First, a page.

The French Markets Cast A Vote

They're betting that no matter what happens in the election, France will stay on a course of fiscal austerity

The Paris Bourse is on a roll. Since President Jacques Chirac dissolved France's National Assembly and called a snap election for May 25, it has soared nearly 9%. Funny thing is, there would seem to be little to celebrate. Chirac will find his center-right coalition's massive 175-vote majority sliced deeply in the election's wake. Initial polls had even suggested that a volatile and angry French electorate could flock to Lionel Jospin's Socialist Party and topple Prime Minister Alain Juppe's government. Although Chirac's team will probably win, the economy is headed for the status quo, at best, not the "new start" Chirac wanted.

Still, the markets like that. Why? Because there is a growing realization that this election will take the bulk of French economic policy out of the hands of political promise-makers for the next few years. The economy will be on autopilot, flying above the political turbulence that has rocked it since Chirac took over. Investors seem to be betting that France's quest to qualify for European Monetary Union in 1999 will guarantee austerity. So Jospin's pledges to create 350,000 new public-sector jobs and Juppe's telling voters their days of hardship are over can be discounted. "I don't see how any government can avoid cutting taxes, privatizations, and lowering employer charges," says a senior government official.

HARD CHOICES. By advancing the elections, Chirac also has sidestepped a future political shootout that would have upset markets. Had Chirac stuck to the original election script, the National Assembly vote would have been held in May next year, just as detailed negotiations about EMU and adoption of Europe's single currency, the euro, reached a crescendo. That could easily have touched off a divisive debate and risked tearing France apart, especially if unemployment rates remain at 13% and growth at a lackluster 1.5%.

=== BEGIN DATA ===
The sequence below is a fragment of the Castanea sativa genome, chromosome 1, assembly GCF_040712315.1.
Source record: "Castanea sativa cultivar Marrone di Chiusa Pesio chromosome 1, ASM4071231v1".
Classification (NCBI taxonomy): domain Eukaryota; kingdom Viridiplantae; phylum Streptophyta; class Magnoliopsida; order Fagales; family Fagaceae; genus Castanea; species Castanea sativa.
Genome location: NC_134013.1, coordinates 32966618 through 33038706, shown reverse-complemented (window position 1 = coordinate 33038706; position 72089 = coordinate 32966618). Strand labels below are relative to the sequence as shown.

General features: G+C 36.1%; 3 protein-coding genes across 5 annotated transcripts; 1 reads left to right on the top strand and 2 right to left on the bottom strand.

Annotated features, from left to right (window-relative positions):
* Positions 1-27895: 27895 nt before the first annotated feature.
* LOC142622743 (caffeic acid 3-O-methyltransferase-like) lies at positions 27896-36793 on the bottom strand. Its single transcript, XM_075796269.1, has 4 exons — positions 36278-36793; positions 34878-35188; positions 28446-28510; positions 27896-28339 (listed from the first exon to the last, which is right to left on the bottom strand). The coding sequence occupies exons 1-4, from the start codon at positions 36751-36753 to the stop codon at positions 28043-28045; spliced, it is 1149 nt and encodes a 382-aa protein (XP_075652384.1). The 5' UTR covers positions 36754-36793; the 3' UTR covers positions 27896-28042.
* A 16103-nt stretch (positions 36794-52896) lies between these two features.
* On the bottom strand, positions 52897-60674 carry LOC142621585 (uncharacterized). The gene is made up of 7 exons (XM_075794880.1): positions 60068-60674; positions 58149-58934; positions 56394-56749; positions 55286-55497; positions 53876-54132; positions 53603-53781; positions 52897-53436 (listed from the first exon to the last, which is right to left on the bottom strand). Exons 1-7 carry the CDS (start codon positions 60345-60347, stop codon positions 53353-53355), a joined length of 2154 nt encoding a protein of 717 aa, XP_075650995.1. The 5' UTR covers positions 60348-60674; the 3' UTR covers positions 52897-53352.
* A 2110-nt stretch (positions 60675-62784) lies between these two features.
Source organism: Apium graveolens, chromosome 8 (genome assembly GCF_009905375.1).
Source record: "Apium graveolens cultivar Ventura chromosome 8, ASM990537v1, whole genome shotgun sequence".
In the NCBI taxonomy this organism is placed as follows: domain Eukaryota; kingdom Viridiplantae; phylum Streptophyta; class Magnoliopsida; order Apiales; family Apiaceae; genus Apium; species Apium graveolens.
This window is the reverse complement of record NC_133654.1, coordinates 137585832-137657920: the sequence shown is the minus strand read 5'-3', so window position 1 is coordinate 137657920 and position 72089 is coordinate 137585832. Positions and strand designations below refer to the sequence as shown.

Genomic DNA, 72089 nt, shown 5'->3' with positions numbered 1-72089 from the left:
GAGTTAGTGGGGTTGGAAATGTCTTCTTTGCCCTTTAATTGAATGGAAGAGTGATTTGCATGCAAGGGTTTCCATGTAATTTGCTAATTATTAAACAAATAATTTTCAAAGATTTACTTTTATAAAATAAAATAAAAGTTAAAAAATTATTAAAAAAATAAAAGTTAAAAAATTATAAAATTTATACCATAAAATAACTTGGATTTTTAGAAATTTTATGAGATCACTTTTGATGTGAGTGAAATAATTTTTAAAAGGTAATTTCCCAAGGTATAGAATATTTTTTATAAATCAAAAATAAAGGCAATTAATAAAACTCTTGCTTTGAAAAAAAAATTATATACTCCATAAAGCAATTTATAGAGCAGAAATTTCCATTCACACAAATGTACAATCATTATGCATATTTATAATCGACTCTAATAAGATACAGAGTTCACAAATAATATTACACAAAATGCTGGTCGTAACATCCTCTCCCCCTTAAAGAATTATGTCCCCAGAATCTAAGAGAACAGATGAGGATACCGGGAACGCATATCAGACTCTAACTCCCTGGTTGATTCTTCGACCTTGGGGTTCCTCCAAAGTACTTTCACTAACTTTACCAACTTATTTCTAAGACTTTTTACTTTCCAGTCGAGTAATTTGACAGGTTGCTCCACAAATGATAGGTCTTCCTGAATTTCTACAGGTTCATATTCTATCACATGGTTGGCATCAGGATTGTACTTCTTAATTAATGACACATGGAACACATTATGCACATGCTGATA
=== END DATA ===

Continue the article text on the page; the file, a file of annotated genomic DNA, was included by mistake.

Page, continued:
All the same, Chirac wants to push forward with a program that will cope with France's chronic subpar economic performance. The scuttlebutt in Parisian salons is that firebrand conservative Alain Madelin might return to government. Madelin was sacked as Finance Minister in August, 1995, for overzealous pursuit of reform. And to his credit, Chirac has used the campaign to present the most realistic view yet by a French politician of the hard choices that a global economy is imposing on France's coddled welfare state. The message is still sugar-coated, but after two years of unimpressive leadership by Chirac, that's at least a step towards filling the worrisome political vacuum left as France's old dirigiste and protectionist canons have crumbled.

With the campaign behind him, Chirac could start pushing reform with more vigor. Juppe's advisers say they're ready to launch a "second phase" of reform to build on the government's earlier budget surgery. Measures include clipping income taxes by $13 billion over five years, reducing employers' social security levies by as much as $7 billion next year, and giving low-wage workers more income by cutting their health insurance charges. After pressing on with more privatizations of banks, insurers and industrial holdings this year, Juppe's troops vow to start bringing the featherbedded Air France and the lumbering Credit Lyonnais bank to market next year.

The first hurdle for Juppe or any successor will be drawing up next year's budget by September. That will mean scrambling to find new revenue to follow up a one-time $7 billion windfall the government took in from France Telecom's partial privatization this year. On top of that, the shortfall in France's social security system could reach $9 billion next year, 50% higher than official government estimates.

That's just the start. Hard choices will stretch over several rounds of severe budget-cutting. "Most of the blubber has already been cut from public finances," says Smith Barney Inc. global economist J. Paul Horne. "Now they're getting down to the muscle."

Public cynicism and apathy about politics won't make the task any easier. But it isn't mission impossible. Despite fumbles such as backing down from some high-profile confrontations with striking truckers and train workers, Juppe's government has begun to fix France's most hidebound institutions. It has reformed the military and France's creaking pension system and prepared France Telecom for partial privatization. In early May, Juppe even secured a plan to improve the efficiency of the bankrupt national railway, by splitting it into separate financial and operating units, without triggering a major work stoppage.

If Chirac has learned anything in two years at the Elysee Palace, it is that reform by tiny, grudging steps is all the political traffic in France will bear right now. True, the go-slow approach risks leaving France even further behind, as voters in other European countries such as Britain and the Netherlands make their economies leaner and more competitive. Still, though Chirac may not win his "new start" in the upcoming vote, he can take heart that reform, albeit a la franaise, has finally taken hold.

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